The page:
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BILL COSBY CASE - Court annuls conviction because prosecutor breached agreement

Atualizado: Jul 9

The Pennsylvania Superior Court overturned actor and comedian Bill Cosby's conviction for sexual abuse because prosecutor Kevin Steele breached an agreement made by his predecessor Bruce Castor not to prosecute the defendant criminally if he made a guilty plea to the victim receive financial compensation in a civil action.

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Bill Cosby entered into a non-prosecution agreement that was breached According to the 2005 decision, Bruce Castor ruled that a criminal action against Bill Cosby, based on a charge of sexual abuse, without penetration, would be unfeasible because there was no corroborating forensic evidence and because witness evidence of other alleged victims was old ( some from the 1970s) and would probably not be admissible on trial. Since there was not enough support to prove the charge beyond reasonable doubt, the prosecutor concluded that he could only win the case if Cosby pleaded guilty. But, obviously, the defendant was protected by the Fifth Amendment to the US Constitution, which guarantees the defendant the right not to incriminate himself in a criminal action. Bruce Castor then came to the conclusion that the best solution for the victim, given the circumstances, would be to recommend her to file a civil suit for damages. For that, it would be necessary to obtain a confession from Cosby. A civil action must be based on a conviction resulting from a criminal action or a defendant's confession. But in a civil suit, the prosecutor could force the defendant to testify, without the Fifth Amendment privilege—that of not incriminating himself—and under penalty of perjury. In any case, Cosby agreed with the prosecutor's proposal, given the assurance that he would not be criminally prosecuted. He made four sworn statements, in which he made incriminating statements.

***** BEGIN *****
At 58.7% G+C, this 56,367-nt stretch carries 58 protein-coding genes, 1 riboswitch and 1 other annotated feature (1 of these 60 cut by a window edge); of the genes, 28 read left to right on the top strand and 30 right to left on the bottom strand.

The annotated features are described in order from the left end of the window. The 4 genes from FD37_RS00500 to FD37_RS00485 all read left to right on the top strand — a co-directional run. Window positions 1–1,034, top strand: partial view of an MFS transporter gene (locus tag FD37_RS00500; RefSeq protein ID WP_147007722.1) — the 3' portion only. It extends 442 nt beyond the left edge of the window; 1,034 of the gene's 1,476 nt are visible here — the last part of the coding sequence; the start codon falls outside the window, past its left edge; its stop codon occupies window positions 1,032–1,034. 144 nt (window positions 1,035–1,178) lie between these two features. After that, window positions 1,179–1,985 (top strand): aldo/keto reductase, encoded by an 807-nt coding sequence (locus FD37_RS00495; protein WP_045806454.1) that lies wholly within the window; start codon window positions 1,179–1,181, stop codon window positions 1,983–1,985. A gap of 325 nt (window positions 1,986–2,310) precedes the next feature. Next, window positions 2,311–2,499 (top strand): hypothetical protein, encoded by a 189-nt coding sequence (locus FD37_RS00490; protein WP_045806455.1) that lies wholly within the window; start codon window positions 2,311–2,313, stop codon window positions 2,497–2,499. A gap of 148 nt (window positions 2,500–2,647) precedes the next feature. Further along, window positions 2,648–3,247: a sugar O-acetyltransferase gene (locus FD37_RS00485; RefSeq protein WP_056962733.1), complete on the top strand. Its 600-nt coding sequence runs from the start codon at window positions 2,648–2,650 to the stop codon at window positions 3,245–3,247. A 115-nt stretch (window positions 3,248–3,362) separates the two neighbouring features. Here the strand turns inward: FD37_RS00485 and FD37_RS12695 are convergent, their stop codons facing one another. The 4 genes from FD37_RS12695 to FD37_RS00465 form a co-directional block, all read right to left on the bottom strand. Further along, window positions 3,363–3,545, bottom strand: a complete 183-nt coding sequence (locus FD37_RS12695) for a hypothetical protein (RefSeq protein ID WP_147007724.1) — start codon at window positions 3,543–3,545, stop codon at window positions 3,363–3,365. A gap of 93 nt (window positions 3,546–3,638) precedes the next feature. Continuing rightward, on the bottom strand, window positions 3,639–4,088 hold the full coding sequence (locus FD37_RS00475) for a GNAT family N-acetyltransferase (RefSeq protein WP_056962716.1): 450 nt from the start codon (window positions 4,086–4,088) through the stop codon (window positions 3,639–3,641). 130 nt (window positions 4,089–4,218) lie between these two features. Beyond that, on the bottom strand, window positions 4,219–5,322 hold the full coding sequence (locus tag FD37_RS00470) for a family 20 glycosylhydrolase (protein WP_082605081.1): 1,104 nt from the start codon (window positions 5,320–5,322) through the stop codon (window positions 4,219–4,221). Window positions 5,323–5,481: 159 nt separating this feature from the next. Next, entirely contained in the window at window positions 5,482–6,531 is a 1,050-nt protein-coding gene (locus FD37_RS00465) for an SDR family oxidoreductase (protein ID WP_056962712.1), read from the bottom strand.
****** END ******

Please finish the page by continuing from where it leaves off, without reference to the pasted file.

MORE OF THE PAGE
Excerpts from the Court's Understanding

"We have decided that when a prosecutor makes an unconditional promise not to prosecute and when the defendant relies on that guarantee, to the detriment of his constitutional right not to testify, the fundamental principle of fairness that underpins due process of law in our criminal justice system demands may the promise be fulfilled."

"Santobello stated that where a confession is based, to any significant degree, on a promise or agreement with the prosecutor, in a way that can be considered part of the inducement or consideration, that promise must be kept."

"Kevin Steele, the current District Attorney for Montgomery County, Pennsylvania, was under an obligation to fulfill his predecessor Bruce Castor's promise not to denounce Cosby. This court considers Steele's violation so vast that it decides the prosecution will not can report Cosby again, based on the same charges."

"The Fifth Amendment to the United States Constitution, which is applicable in the states via incorporation under the 14th Amendment, commands that no person should be compelled, in any criminal case, to testify against himself. This self-incrimination clause is not just a protection against condemnation and persecution, but a safeguard of conscience and human dignity as well as freedom of expression."

“The discretion invested in our Commonwealth prosecutors, however vast, does not mean that their exercise is free from the restrictions of due process. Defendant does this to his detriment (and, in some instances, with counsel's advice), denying the defendant the benefits of this decision is an affront to fundamental fairness, particularly when it results in criminal prosecution, which was waived over a decade ago ."

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